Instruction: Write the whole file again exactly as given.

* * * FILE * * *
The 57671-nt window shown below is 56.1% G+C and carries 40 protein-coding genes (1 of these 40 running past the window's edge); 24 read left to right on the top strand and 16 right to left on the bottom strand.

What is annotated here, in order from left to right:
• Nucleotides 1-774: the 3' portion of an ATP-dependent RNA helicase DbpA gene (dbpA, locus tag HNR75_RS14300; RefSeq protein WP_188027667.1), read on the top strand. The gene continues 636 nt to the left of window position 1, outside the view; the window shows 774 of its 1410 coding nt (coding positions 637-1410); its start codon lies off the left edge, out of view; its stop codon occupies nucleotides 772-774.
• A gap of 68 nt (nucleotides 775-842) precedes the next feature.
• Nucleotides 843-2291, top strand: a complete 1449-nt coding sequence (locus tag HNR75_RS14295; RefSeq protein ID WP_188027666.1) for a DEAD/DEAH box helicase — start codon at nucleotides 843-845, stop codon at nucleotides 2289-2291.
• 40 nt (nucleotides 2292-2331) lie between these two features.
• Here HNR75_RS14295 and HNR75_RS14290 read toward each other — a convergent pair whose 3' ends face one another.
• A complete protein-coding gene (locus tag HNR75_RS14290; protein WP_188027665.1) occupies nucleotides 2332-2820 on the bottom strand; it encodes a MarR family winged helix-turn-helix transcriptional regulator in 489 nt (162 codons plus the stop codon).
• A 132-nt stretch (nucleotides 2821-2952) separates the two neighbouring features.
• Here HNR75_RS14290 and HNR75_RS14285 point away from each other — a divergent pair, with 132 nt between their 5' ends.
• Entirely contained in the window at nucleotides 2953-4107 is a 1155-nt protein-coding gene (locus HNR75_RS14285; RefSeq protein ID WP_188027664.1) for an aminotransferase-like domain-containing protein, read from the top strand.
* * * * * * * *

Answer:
The 57671-nt window shown below is 56.1% G+C and carries 40 protein-coding genes (1 of these 40 running past the window's edge); 24 read left to right on the top strand and 16 right to left on the bottom strand.

What is annotated here, in order from left to right:
• Nucleotides 1-774: the 3' portion of an ATP-dependent RNA helicase DbpA gene (dbpA, locus tag HNR75_RS14300; RefSeq protein WP_188027667.1), read on the top strand. The gene continues 636 nt to the left of window position 1, outside the view; the window shows 774 of its 1410 coding nt (coding positions 637-1410); its start codon lies off the left edge, out of view; its stop codon occupies nucleotides 772-774.
• A gap of 68 nt (nucleotides 775-842) precedes the next feature.
• Nucleotides 843-2291, top strand: a complete 1449-nt coding sequence (locus tag HNR75_RS14295; RefSeq protein ID WP_188027666.1) for a DEAD/DEAH box helicase — start codon at nucleotides 843-845, stop codon at nucleotides 2289-2291.
• 40 nt (nucleotides 2292-2331) lie between these two features.
• Here HNR75_RS14295 and HNR75_RS14290 read toward each other — a convergent pair whose 3' ends face one another.
• A complete protein-coding gene (locus tag HNR75_RS14290; protein WP_188027665.1) occupies nucleotides 2332-2820 on the bottom strand; it encodes a MarR family winged helix-turn-helix transcriptional regulator in 489 nt (162 codons plus the stop codon).
• A 132-nt stretch (nucleotides 2821-2952) separates the two neighbouring features.
• Here HNR75_RS14290 and HNR75_RS14285 point away from each other — a divergent pair, with 132 nt between their 5' ends.
• Entirely contained in the window at nucleotides 2953-4107 is a 1155-nt protein-coding gene (locus HNR75_RS14285; RefSeq protein ID WP_188027664.1) for an aminotransferase-like domain-containing protein, read from the top strand.